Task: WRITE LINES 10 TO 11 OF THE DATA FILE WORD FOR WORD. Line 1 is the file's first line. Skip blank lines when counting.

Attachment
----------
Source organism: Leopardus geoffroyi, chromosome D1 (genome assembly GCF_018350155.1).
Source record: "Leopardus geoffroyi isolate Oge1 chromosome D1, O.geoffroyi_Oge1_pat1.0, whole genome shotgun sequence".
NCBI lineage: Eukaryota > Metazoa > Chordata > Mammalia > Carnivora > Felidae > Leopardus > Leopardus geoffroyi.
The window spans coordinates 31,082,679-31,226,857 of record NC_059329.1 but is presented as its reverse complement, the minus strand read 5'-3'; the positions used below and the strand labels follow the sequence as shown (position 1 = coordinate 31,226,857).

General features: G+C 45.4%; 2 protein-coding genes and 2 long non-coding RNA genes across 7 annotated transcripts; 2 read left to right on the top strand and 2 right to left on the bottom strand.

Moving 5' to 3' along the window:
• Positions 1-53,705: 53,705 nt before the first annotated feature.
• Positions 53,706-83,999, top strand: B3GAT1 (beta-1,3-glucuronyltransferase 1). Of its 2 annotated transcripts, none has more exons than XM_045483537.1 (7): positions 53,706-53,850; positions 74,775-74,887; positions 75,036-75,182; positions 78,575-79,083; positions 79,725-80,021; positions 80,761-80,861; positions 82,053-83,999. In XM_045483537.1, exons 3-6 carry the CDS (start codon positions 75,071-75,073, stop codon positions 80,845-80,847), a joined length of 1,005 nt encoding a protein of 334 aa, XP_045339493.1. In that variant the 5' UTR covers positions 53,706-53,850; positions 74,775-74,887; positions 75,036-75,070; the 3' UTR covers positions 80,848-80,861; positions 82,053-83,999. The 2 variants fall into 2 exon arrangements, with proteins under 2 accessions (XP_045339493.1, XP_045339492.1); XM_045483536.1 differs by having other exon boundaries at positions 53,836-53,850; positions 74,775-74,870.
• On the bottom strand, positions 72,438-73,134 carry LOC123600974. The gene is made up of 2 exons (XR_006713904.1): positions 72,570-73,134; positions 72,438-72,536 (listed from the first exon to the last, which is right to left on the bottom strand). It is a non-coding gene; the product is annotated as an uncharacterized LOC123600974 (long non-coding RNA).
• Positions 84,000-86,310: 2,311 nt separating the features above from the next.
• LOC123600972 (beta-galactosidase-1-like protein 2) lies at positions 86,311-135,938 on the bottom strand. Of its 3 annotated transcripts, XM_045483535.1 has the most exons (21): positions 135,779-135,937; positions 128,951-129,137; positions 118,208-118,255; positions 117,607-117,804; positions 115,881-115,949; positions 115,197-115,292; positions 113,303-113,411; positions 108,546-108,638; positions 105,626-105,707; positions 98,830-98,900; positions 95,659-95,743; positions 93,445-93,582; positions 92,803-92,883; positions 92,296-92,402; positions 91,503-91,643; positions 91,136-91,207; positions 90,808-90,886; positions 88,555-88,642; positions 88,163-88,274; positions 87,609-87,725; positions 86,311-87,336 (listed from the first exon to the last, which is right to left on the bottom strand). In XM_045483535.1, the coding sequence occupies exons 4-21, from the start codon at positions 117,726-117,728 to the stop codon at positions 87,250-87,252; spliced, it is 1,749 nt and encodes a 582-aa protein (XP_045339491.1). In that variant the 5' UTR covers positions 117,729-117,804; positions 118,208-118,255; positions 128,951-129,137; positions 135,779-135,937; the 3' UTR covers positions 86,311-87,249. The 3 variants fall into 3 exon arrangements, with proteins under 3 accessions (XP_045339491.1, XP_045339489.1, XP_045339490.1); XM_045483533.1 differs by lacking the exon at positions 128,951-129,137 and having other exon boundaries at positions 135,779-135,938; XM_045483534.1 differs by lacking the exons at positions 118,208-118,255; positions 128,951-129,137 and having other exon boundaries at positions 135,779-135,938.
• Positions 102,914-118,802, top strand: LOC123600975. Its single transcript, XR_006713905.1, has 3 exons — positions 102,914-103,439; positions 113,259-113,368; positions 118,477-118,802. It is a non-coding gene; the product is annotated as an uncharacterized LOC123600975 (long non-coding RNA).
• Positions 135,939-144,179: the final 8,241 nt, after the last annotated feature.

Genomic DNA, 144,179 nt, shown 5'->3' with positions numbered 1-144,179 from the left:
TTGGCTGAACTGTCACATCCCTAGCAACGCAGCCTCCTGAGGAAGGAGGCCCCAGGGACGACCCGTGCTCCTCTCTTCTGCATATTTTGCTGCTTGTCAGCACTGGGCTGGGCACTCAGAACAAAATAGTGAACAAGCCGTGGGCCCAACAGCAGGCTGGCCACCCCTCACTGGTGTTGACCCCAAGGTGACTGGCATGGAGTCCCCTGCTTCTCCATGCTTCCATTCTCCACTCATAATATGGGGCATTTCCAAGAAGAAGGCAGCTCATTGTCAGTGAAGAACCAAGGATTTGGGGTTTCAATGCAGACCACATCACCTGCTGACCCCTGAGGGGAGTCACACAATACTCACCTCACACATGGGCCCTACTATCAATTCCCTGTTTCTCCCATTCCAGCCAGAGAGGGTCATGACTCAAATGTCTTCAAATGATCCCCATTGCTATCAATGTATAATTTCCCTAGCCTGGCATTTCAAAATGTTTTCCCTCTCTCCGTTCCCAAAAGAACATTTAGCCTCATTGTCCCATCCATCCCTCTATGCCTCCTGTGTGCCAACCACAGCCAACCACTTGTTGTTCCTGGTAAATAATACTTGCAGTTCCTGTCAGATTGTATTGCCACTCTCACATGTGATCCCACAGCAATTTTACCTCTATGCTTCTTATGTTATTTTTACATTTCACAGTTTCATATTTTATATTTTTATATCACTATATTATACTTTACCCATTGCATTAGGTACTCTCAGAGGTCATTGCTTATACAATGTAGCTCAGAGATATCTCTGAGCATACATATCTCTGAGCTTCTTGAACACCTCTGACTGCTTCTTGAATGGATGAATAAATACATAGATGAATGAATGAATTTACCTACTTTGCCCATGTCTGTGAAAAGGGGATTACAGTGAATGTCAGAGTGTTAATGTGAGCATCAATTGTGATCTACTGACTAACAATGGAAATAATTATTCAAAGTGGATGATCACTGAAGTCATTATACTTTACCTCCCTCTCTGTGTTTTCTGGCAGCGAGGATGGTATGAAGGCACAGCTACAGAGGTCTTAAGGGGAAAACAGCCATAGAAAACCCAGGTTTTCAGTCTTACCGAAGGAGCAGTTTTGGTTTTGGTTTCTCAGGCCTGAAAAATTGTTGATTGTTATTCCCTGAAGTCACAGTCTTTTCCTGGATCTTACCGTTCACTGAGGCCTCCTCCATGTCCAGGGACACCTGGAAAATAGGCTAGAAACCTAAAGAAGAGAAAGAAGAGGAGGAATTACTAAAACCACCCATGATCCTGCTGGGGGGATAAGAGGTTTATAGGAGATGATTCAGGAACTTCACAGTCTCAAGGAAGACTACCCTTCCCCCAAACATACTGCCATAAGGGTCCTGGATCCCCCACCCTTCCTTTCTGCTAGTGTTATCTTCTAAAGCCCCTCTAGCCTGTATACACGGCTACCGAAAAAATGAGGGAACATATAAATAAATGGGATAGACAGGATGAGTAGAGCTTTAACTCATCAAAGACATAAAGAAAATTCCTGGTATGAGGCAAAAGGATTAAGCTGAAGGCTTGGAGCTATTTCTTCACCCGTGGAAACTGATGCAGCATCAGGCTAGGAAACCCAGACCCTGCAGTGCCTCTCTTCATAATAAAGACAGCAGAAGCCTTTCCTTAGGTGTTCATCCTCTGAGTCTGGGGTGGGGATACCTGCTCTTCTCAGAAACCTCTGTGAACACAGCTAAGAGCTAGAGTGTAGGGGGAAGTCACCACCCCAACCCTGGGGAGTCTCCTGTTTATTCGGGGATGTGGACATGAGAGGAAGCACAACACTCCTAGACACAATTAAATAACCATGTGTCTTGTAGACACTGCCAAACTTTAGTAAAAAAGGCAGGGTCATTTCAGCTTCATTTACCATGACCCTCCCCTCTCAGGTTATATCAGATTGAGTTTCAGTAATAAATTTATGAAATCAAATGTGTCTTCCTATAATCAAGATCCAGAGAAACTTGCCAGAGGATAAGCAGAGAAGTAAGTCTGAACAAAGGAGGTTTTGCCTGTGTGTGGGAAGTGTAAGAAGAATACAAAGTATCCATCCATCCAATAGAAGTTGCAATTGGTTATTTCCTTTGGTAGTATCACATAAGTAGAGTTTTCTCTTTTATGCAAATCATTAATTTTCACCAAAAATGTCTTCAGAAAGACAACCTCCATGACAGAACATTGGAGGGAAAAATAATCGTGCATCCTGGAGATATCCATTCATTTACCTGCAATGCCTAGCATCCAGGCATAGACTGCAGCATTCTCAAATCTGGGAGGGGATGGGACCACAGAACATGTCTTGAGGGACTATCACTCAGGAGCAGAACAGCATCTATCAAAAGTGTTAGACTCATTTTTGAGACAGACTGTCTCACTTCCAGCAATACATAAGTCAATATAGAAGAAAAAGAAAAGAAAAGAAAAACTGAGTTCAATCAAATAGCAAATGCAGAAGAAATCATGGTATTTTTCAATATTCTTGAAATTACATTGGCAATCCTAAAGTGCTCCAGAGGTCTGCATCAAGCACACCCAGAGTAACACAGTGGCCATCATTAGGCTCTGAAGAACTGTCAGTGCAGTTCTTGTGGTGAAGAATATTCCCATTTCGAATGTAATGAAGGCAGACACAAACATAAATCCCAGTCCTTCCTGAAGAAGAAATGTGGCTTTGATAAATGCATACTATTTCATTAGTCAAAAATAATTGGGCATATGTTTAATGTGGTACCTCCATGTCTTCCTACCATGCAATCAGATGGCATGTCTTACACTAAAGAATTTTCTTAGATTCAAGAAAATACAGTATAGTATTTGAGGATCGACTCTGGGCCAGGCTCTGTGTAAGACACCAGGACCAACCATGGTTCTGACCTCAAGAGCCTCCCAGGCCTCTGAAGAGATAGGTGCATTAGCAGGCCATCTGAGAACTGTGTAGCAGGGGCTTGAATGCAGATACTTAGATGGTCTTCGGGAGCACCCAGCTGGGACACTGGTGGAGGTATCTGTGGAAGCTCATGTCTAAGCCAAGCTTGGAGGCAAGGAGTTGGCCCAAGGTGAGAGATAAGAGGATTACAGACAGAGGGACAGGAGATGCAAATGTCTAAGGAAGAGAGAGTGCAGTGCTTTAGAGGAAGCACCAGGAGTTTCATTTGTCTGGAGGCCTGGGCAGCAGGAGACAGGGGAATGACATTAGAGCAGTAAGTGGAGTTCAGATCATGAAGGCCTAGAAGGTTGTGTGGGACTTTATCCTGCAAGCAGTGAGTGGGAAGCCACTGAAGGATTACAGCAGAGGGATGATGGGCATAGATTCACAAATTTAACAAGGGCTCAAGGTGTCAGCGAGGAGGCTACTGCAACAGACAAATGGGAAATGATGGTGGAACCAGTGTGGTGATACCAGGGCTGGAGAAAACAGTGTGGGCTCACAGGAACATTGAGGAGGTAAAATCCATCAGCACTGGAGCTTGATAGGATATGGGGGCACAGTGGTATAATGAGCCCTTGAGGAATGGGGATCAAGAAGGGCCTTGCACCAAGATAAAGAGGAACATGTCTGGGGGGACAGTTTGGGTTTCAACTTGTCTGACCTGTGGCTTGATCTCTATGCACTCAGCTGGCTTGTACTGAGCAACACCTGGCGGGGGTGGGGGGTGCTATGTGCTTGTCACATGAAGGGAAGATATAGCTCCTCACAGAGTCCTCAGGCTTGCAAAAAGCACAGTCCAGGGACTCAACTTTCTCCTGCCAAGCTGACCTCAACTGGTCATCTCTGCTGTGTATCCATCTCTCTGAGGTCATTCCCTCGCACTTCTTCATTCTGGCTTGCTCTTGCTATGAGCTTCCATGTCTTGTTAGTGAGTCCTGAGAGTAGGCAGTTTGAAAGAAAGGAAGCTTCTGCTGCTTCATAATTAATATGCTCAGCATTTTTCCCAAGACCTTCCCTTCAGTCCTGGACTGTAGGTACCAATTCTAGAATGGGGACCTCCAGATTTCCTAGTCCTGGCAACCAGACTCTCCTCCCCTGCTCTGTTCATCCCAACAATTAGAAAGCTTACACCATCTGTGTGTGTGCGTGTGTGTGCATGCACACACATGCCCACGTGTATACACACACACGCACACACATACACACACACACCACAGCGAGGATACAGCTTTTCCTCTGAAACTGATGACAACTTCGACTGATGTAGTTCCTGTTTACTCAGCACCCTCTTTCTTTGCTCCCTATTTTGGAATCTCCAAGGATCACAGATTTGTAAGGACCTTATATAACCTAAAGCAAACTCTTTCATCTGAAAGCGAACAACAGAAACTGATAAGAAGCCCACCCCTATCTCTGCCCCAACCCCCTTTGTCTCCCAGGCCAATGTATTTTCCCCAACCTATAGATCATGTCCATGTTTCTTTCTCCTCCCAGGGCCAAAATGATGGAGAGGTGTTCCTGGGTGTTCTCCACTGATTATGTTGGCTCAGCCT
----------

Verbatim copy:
• Positions 84,000-86,310: 2,311 nt separating the features above from the next.
• LOC123600972 (beta-galactosidase-1-like protein 2) lies at positions 86,311-135,938 on the bottom strand. Of its 3 annotated transcripts, XM_045483535.1 has the most exons (21): positions 135,779-135,937; positions 128,951-129,137; positions 118,208-118,255; positions 117,607-117,804; positions 115,881-115,949; positions 115,197-115,292; positions 113,303-113,411; positions 108,546-108,638; positions 105,626-105,707; positions 98,830-98,900; positions 95,659-95,743; positions 93,445-93,582; positions 92,803-92,883; positions 92,296-92,402; positions 91,503-91,643; positions 91,136-91,207; positions 90,808-90,886; positions 88,555-88,642; positions 88,163-88,274; positions 87,609-87,725; positions 86,311-87,336 (listed from the first exon to the last, which is right to left on the bottom strand). In XM_045483535.1, the coding sequence occupies exons 4-21, from the start codon at positions 117,726-117,728 to the stop codon at positions 87,250-87,252; spliced, it is 1,749 nt and encodes a 582-aa protein (XP_045339491.1). In that variant the 5' UTR covers positions 117,729-117,804; positions 118,208-118,255; positions 128,951-129,137; positions 135,779-135,937; the 3' UTR covers positions 86,311-87,249. The 3 variants fall into 3 exon arrangements, with proteins under 3 accessions (XP_045339491.1, XP_045339489.1, XP_045339490.1); XM_045483533.1 differs by lacking the exon at positions 128,951-129,137 and having other exon boundaries at positions 135,779-135,938; XM_045483534.1 differs by lacking the exons at positions 118,208-118,255; positions 128,951-129,137 and having other exon boundaries at positions 135,779-135,938.